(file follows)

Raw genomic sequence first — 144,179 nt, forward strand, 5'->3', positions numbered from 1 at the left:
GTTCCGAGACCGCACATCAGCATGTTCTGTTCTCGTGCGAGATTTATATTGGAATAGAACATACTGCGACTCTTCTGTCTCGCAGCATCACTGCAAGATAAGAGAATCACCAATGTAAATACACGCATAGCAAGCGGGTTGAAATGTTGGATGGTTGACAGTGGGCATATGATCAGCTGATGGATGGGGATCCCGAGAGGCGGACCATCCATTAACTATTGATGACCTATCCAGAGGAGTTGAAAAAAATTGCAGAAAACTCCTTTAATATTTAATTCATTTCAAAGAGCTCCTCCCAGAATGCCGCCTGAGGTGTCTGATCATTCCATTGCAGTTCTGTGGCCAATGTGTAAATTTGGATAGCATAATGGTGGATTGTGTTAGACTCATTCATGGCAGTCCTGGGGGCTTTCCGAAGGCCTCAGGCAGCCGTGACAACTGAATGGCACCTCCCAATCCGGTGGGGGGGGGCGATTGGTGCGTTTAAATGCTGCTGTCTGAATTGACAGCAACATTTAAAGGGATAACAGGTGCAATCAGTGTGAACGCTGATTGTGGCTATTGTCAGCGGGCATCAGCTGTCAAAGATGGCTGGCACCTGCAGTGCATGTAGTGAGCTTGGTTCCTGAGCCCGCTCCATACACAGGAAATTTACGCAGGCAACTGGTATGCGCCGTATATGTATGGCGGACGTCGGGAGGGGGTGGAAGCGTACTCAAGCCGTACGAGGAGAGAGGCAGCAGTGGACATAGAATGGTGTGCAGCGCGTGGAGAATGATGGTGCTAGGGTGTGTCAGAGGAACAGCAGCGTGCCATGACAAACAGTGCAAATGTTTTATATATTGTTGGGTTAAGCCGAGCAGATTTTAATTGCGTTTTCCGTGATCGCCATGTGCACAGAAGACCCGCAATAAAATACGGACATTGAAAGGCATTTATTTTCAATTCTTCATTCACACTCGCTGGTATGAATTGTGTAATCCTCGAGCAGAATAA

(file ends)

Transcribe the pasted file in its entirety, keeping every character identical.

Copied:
Raw genomic sequence first — 144,179 nt, forward strand, 5'->3', positions numbered from 1 at the left:
GTTCCGAGACCGCACATCAGCATGTTCTGTTCTCGTGCGAGATTTATATTGGAATAGAACATACTGCGACTCTTCTGTCTCGCAGCATCACTGCAAGATAAGAGAATCACCAATGTAAATACACGCATAGCAAGCGGGTTGAAATGTTGGATGGTTGACAGTGGGCATATGATCAGCTGATGGATGGGGATCCCGAGAGGCGGACCATCCATTAACTATTGATGACCTATCCAGAGGAGTTGAAAAAAATTGCAGAAAACTCCTTTAATATTTAATTCATTTCAAAGAGCTCCTCCCAGAATGCCGCCTGAGGTGTCTGATCATTCCATTGCAGTTCTGTGGCCAATGTGTAAATTTGGATAGCATAATGGTGGATTGTGTTAGACTCATTCATGGCAGTCCTGGGGGCTTTCCGAAGGCCTCAGGCAGCCGTGACAACTGAATGGCACCTCCCAATCCGGTGGGGGGGGGCGATTGGTGCGTTTAAATGCTGCTGTCTGAATTGACAGCAACATTTAAAGGGATAACAGGTGCAATCAGTGTGAACGCTGATTGTGGCTATTGTCAGCGGGCATCAGCTGTCAAAGATGGCTGGCACCTGCAGTGCATGTAGTGAGCTTGGTTCCTGAGCCCGCTCCATACACAGGAAATTTACGCAGGCAACTGGTATGCGCCGTATATGTATGGCGGACGTCGGGAGGGGGTGGAAGCGTACTCAAGCCGTACGAGGAGAGAGGCAGCAGTGGACATAGAATGGTGTGCAGCGCGTGGAGAATGATGGTGCTAGGGTGTGTCAGAGGAACAGCAGCGTGCCATGACAAACAGTGCAAATGTTTTATATATTGTTGGGTTAAGCCGAGCAGATTTTAATTGCGTTTTCCGTGATCGCCATGTGCACAGAAGACCCGCAATAAAATACGGACATTGAAAGGCATTTATTTTCAATTCTTCATTCACACTCGCTGGTATGAATTGTGTAATCCTCGAGCAGAATAA